Attach one end of the guy line to the tarp’s center loop as pictured below.


Pull the other end of the guy line back to the back tree and wrap it around the tree a couple of feet higher than your bungee cord is attached to the front tree.  Tie the guy line off using the simple quick release knot pictured below.  Notice that the small stick is inserted into the finished loop to prevent accidentally
untying the knot.







That’s it.  You’re ready to move in for a good night’s sleep, and the next morning you can break camp as quick as you set it up.

Wednesday, September 13, 2017

My Bug-Out Shelter Kit



When some people are camping they like to be in a tent; other people like to sleep in the open or under a tarp.  I am in the later group.  If the weather is nice, I like to sleep in a hammock or a sleeping bag and bivy sack under the stars.  If the weather is threatening rain or if it is cold; I like to sleep under a tarp.  There are several reasons that I prefer a tarp.  For one, tarps are very light to carry.  My tarp set-up including lines, stakes, etc. weighs 3 lbs. 10 oz.(that’s about 1.65 kilos for my non-American friends).  For another thing, a tarp is very versatile as far as different set-ups.  A tarp can be set up to take advantage of a fire for additional heat in the winter, and it can be suspended overhead to allow better air circulation in the summer.  A tarp also allows better exterior visibility than a tent.  And lastly, a tarp can be used in conjunction with a hammock, something that is not possible with your average tent.

I’m going to do a couple of posts on my favorite tarp set-ups; but before I do that, I thought it might be good to show you my bug-out tarp kit.  Some might say that I include too much in my kit.  Some of the items could be foraged or manufactured in the wild.  This is true.  You could, in fact, build your entire shelter from foraged materials, and I encourage you learn how to do just that.  But, everything about survival is a trade-off.  You have to constantly be thinking about how much space you have in your pack, the weight of items that you carry, the time necessary to locate and/or make items in the wild, and the calories burned carrying items as opposed to the calories burned making items.  I consider the small amount of added weight in my kit to be negligible compared to the time and calories used to do things like cutting tent stakes.  My whole tarp kit weighs three pounds and ten ounces and rolls up into a nice 24” by 6” bundle.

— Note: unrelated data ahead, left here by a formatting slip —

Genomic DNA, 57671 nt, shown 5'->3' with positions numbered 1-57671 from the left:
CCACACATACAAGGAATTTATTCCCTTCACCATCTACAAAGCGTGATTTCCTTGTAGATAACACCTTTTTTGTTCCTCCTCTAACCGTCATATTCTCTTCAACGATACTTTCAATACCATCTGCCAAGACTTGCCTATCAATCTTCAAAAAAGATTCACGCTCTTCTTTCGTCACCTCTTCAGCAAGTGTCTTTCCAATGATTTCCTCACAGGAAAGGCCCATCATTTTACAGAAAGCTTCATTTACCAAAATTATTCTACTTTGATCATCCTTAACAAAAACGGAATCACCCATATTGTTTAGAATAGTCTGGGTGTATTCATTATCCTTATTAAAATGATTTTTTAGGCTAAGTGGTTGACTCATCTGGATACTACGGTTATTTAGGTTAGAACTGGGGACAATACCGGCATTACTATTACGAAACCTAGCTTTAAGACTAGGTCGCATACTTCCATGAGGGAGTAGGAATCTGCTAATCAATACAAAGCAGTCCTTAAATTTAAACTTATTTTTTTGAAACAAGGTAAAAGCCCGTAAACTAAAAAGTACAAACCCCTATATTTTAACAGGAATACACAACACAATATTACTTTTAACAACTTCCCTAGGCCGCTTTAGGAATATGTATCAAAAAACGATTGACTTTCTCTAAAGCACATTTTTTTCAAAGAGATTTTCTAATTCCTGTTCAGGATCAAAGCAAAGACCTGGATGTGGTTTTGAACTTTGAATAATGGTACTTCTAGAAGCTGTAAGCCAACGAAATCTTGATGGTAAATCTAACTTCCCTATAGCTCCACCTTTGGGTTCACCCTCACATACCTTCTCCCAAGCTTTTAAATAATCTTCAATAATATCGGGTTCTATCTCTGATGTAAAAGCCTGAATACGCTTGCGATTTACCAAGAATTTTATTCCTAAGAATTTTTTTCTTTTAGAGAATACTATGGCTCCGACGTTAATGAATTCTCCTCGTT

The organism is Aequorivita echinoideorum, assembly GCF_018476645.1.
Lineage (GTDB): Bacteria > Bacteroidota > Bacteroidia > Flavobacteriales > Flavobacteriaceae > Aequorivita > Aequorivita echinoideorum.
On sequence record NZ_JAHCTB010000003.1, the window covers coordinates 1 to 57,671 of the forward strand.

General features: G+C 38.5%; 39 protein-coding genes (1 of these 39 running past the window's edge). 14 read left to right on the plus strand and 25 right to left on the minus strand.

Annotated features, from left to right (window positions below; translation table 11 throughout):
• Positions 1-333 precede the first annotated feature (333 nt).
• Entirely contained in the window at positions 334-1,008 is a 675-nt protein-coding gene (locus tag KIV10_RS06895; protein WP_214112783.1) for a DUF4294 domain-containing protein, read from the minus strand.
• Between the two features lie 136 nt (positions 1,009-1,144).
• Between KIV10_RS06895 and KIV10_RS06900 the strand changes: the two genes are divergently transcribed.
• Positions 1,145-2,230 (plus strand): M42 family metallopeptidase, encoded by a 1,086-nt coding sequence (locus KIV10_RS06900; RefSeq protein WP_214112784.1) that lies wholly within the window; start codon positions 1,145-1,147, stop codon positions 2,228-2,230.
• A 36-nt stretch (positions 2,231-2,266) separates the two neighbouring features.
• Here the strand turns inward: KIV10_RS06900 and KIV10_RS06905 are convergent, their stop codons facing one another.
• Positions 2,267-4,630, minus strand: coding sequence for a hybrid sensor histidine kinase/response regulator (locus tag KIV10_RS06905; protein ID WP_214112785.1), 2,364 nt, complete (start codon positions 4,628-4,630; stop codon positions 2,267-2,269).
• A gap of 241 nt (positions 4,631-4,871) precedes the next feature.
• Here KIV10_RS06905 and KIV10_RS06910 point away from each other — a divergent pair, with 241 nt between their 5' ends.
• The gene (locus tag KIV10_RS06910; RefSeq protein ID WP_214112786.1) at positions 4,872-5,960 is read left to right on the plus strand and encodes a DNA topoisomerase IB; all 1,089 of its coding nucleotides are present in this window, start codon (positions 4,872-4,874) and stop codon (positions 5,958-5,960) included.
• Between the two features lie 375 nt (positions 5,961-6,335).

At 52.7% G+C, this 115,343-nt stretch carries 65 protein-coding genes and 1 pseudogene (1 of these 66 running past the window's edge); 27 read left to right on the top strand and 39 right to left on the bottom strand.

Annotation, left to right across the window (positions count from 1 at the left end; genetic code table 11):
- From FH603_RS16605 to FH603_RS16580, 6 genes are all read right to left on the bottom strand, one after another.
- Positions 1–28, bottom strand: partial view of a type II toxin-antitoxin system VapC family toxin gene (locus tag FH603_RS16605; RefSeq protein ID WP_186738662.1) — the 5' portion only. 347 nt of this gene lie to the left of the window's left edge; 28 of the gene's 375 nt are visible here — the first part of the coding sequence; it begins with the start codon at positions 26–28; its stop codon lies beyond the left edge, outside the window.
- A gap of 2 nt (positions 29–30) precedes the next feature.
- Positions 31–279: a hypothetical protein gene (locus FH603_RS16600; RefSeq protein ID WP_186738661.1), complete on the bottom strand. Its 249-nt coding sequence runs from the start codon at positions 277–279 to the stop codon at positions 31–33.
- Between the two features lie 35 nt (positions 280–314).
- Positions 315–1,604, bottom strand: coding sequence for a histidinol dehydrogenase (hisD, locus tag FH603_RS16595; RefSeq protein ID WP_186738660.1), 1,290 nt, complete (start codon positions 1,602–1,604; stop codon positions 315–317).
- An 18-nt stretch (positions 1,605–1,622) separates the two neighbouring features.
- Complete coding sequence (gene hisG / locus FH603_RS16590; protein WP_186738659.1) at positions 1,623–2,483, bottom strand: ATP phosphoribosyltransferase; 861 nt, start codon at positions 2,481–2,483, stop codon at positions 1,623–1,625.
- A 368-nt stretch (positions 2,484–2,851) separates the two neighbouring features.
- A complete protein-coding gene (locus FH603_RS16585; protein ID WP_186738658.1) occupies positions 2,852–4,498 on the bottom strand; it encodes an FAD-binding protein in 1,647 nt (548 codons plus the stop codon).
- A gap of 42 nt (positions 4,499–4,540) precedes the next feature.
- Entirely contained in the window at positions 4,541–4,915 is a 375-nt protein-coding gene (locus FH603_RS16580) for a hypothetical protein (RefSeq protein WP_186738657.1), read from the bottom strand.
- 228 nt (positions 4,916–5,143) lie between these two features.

With the items in my kit I can make my three favorite tarp set-ups without any additional materials. So anyhow, this is what’s in my kit.

Item number one is my tarp.  It is an inexpensive vinyl tarp that you can get at Harbor Freight or Wal-Mart.  The tarp is about eight by ten feet.  I used tarps like this for several years; but I recently modified it, as outlined in the previous two posts, by painting the inside with reflective aluminum paint, and I have added a center loop to the outside.




Some set-ups require a ridge line.  I carry a twenty-five foot piece of 550 para-cord to use as a ridge line.  It has permanent loop tied into one end.  The ends of all of my cords have been melted to prevent fraying.  Be sure that you use good, military grade para-cord, not the cheap stuff from the craft store.


A 40 inch long bungee cord is handy for quickly setting up plow-point shelters (more on that in the next post).

I carry eight guy lines that come in handy for some set-ups.  Each guy line is six feet long with a permanent loop in one end.


My kit includes eight tent stakes.  Two on them are about eleven inches long and made of steel.   

The other six are seven inches long and made of aluminum.  These are actually aluminum nails that are used to hang rain gutters.  You can buy them at the hardware store for about fifty cents each. 


I keep them bundled together with one of those thread covered rubber hair bands.

Some small loops of para-cord come in handy for certain set-ups.  I carry six pre-made loops bundled together with a hair band.


 I carry four little sticks that are pre-cut to about two inches long.  These are used for tarp attachments and to secure easy release knots (more on this later).

All of the lines, stakes, and etc. are stored in a small stuff-sack.

The last item in my kit is a piece of camo netting that I can drape across the front of my shelter to help conceal it.

So, that’s my tarp kit.  In subsequent posts I will show you how to make several tarp set-ups using the items in this kit.